Votes for women: ‘deeds not words’

Over 100 years ago, suffragette Theresa Garnett entered a busy railway station and pushed her way towards then cabinet minister Winston Churchill. She reached him through the crowds and began whipping him, shouting: ‘Take that in the name of the insulted women of England’. Other suffragettes meanwhile were protesting, smashing windows and starting fires, following the Women’s Social and Political Union’s (WSPU) call for ‘deeds not words’. 100 years ago this year, following a long and militant campaign led by the WSPU, some women in Britain were given the right to vote for the first time. This was an important step forward for women. Rachel Francis reports.


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50 years since the Abortion Act - Still no choice for working class women

On 27 October 2017 it will be 50 years since the Abortion Act became law. The many events and press coverage marking the anniversary generally agree that while the Act was a hugely important step forward for women in Britain, it is not fit for purpose. However, legislation is far from the only reason getting an abortion is still a problem for women. Conditions for the working class – the devastating attacks on services, living standards and benefits which hit women hardest, the increasing isolation and responsibility for childrearing with little support – is missing from these discussions. We must be clear that these cannot be separated, and that abortion is not a question of choice for the working class.


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The DUP and the fight for abortion rights in the north of Ireland

abortion right

UPDATE: In June 2017, the Supreme Court upheld the High Court ruling of May 2014, detailed below, which denies women from the north of Ireland provision of an abortion free of charge by the NHS in England. The judges rejected the appeal with a three to two majority, with those dismissing the case reporting their ‘respect to the democratic decision of the people of Northern Ireland' and arguing that accepting the appeal would increase ‘health tourism’ and ‘a near collapse of the edifice of devolved health services’.

Encouraged by the decision of the two judges who recognised their appeal however, the women are planning to file an application with the European Court of Human Rights in Strasbourg ‘to protect the human rights of the many other women who make the lonely journey to England every week because they are denied access to basic healthcare services in their own country'.


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Newcastle: No to cuts to domestic violence services!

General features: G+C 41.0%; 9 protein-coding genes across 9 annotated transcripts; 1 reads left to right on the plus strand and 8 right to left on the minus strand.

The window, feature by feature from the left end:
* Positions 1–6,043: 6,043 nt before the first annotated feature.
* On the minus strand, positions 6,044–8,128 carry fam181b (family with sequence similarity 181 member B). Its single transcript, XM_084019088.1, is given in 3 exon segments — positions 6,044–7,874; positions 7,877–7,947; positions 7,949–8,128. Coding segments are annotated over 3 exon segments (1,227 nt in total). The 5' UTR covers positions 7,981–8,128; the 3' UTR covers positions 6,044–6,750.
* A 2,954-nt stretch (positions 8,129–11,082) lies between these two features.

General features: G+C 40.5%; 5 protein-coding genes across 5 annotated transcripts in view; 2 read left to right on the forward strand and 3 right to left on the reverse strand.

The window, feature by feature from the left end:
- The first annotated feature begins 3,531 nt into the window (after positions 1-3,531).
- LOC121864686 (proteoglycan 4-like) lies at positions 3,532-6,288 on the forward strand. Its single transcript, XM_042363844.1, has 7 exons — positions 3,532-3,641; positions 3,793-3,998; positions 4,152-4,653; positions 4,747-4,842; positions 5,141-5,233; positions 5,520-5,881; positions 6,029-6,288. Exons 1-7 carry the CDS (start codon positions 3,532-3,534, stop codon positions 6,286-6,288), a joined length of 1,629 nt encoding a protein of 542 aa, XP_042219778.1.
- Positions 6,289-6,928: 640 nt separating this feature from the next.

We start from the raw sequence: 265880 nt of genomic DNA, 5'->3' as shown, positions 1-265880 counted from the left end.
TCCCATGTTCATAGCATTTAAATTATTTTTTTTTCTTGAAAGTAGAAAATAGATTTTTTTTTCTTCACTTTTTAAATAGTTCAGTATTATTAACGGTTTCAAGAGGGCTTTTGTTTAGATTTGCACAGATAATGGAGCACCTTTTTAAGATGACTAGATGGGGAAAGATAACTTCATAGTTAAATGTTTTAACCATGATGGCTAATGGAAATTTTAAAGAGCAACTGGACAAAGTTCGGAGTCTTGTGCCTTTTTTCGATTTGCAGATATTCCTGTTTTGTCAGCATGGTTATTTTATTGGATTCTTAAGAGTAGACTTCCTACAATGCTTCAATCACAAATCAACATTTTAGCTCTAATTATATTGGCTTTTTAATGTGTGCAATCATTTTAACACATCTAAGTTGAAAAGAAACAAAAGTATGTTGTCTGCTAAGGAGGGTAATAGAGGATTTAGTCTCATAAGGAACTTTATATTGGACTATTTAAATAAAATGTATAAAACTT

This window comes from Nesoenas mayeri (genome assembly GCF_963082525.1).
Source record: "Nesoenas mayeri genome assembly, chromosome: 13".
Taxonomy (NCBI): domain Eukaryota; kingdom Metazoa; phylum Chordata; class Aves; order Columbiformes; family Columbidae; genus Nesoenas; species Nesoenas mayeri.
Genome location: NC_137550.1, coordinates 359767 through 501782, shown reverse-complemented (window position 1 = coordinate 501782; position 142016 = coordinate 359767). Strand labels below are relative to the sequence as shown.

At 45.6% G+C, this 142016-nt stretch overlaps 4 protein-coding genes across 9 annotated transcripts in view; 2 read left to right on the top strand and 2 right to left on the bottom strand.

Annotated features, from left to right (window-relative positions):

In 2014, Newcastle council began an 18-month procurement process, putting out key domestic violence services out to tender. In May 2016, it announced that the contract had been awarded to Thirteen Care and Support, a not-for-profit charitable subsidiary of Thirteen Group, the biggest group of housing associations in the region. Whilst much has been made of the council's £1.6m capital investment for new domestic violence accommodation in partnership with Thirteen Care, the existing refuge provided by Newcastle Women's Aid faces imminent closure.

Thirteen Care and Support was only founded two years ago, whereas Newcastle Women's Aid (NWA) has 40 years of expertise and experience in supporting victims of domestic violence, and their refuge employs some of the most specialised staff in the country. NWA is a specialist local service run by women, for women and their children. In 2014 the NWA refuge was awarded a stage one Women's Aid Federation England national quality standards award, recognising this specialisation. In contrast Thirteen Care is currently advertising jobs which don’t require previous experience in domestic violence services, including a full-time apprentice who will be paid a measly £6,366 a year for a 37-hour week. Specialist domestic violence workers are being replaced with 'independent living workers', support for working women not eligible for housing benefit is set to be cut, and no proper transfer plan for women using the current refuge has been made available. Further details on the transition are murky, however one thing is crystal clear, despite the council's spin and a shiny new building, the new contract will result in a loss of specialisation for domestic violence services.


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Suffragette: The struggle for women’s rights

• Suffragette, directed by Sarah Gavron, 2015, 106 mins

Working-class women resisting insufferable working conditions and stifling home lives is a welcome sight on the big-screen. Suffragette offers us glimpses of this in powerful and moving scenes. However, the film ultimately seeks to gloss over the very questions this focus begins to raise. Infuriating, yes – but it is difficult not to be inspired by the will of women who must and do resist, by any means necessary.

‘I can’t take that any more’

The film’s focus on Maud, a fictionalised laundry worker, promises a welcome departure from the usual starched dresses and purple and green sashes associated with the Suffragettes. Instead, we see the appalling conditions of the laundry – the back-breaking, dangerous work that women perform for longer hours and less pay than male workers. They return home to cramped, damp, one-up-one-down housing to face housework, cooking and caring for the children. There is little in the way of support, family planning and childcare. We see women’s lack of legal rights over the care of their children. Sexual violence is commonplace. The solidarity and opposition that grows and strengthens throughout the film is a much-needed example of the necessary resistance beyond the ballot box.


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